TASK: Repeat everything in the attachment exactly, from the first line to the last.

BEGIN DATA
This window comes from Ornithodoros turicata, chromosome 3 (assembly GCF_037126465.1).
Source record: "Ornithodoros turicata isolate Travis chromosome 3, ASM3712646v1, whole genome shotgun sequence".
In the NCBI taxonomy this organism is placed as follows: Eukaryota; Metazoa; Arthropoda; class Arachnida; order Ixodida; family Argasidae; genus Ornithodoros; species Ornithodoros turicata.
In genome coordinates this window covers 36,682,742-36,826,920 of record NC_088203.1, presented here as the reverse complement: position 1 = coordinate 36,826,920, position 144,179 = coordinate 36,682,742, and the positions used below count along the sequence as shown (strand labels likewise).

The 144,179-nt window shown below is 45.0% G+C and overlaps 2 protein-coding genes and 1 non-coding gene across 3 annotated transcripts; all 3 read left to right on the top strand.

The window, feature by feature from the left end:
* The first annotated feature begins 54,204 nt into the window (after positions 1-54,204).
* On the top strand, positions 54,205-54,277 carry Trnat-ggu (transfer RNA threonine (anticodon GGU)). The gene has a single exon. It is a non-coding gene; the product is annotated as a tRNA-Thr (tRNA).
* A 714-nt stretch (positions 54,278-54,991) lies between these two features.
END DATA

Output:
This window comes from Ornithodoros turicata, chromosome 3 (assembly GCF_037126465.1).
Source record: "Ornithodoros turicata isolate Travis chromosome 3, ASM3712646v1, whole genome shotgun sequence".
In the NCBI taxonomy this organism is placed as follows: Eukaryota; Metazoa; Arthropoda; class Arachnida; order Ixodida; family Argasidae; genus Ornithodoros; species Ornithodoros turicata.
In genome coordinates this window covers 36,682,742-36,826,920 of record NC_088203.1, presented here as the reverse complement: position 1 = coordinate 36,826,920, position 144,179 = coordinate 36,682,742, and the positions used below count along the sequence as shown (strand labels likewise).

The 144,179-nt window shown below is 45.0% G+C and overlaps 2 protein-coding genes and 1 non-coding gene across 3 annotated transcripts; all 3 read left to right on the top strand.

The window, feature by feature from the left end:
* The first annotated feature begins 54,204 nt into the window (after positions 1-54,204).
* On the top strand, positions 54,205-54,277 carry Trnat-ggu (transfer RNA threonine (anticodon GGU)). The gene has a single exon. It is a non-coding gene; the product is annotated as a tRNA-Thr (tRNA).
* A 714-nt stretch (positions 54,278-54,991) lies between these two features.